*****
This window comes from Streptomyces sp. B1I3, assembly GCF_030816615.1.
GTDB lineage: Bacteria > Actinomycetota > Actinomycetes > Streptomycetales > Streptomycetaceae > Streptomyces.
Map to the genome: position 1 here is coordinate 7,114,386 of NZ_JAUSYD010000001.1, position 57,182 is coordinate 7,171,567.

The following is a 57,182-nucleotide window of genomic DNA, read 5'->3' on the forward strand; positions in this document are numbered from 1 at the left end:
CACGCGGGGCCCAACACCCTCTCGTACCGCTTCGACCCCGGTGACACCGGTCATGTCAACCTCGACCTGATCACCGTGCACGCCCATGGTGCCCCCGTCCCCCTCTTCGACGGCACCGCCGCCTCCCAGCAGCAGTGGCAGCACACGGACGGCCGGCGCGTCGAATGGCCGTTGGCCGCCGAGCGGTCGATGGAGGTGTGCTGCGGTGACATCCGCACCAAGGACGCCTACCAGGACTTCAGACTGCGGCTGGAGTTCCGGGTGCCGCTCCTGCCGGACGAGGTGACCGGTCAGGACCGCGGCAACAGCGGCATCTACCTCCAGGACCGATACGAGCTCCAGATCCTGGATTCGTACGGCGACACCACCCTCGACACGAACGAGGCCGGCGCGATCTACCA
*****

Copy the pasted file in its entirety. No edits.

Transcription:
This window comes from Streptomyces sp. B1I3, assembly GCF_030816615.1.
GTDB lineage: Bacteria > Actinomycetota > Actinomycetes > Streptomycetales > Streptomycetaceae > Streptomyces.
Map to the genome: position 1 here is coordinate 7,114,386 of NZ_JAUSYD010000001.1, position 57,182 is coordinate 7,171,567.

The following is a 57,182-nucleotide window of genomic DNA, read 5'->3' on the forward strand; positions in this document are numbered from 1 at the left end:
CACGCGGGGCCCAACACCCTCTCGTACCGCTTCGACCCCGGTGACACCGGTCATGTCAACCTCGACCTGATCACCGTGCACGCCCATGGTGCCCCCGTCCCCCTCTTCGACGGCACCGCCGCCTCCCAGCAGCAGTGGCAGCACACGGACGGCCGGCGCGTCGAATGGCCGTTGGCCGCCGAGCGGTCGATGGAGGTGTGCTGCGGTGACATCCGCACCAAGGACGCCTACCAGGACTTCAGACTGCGGCTGGAGTTCCGGGTGCCGCTCCTGCCGGACGAGGTGACCGGTCAGGACCGCGGCAACAGCGGCATCTACCTCCAGGACCGATACGAGCTCCAGATCCTGGATTCGTACGGCGACACCACCCTCGACACGAACGAGGCCGGCGCGATCTACCA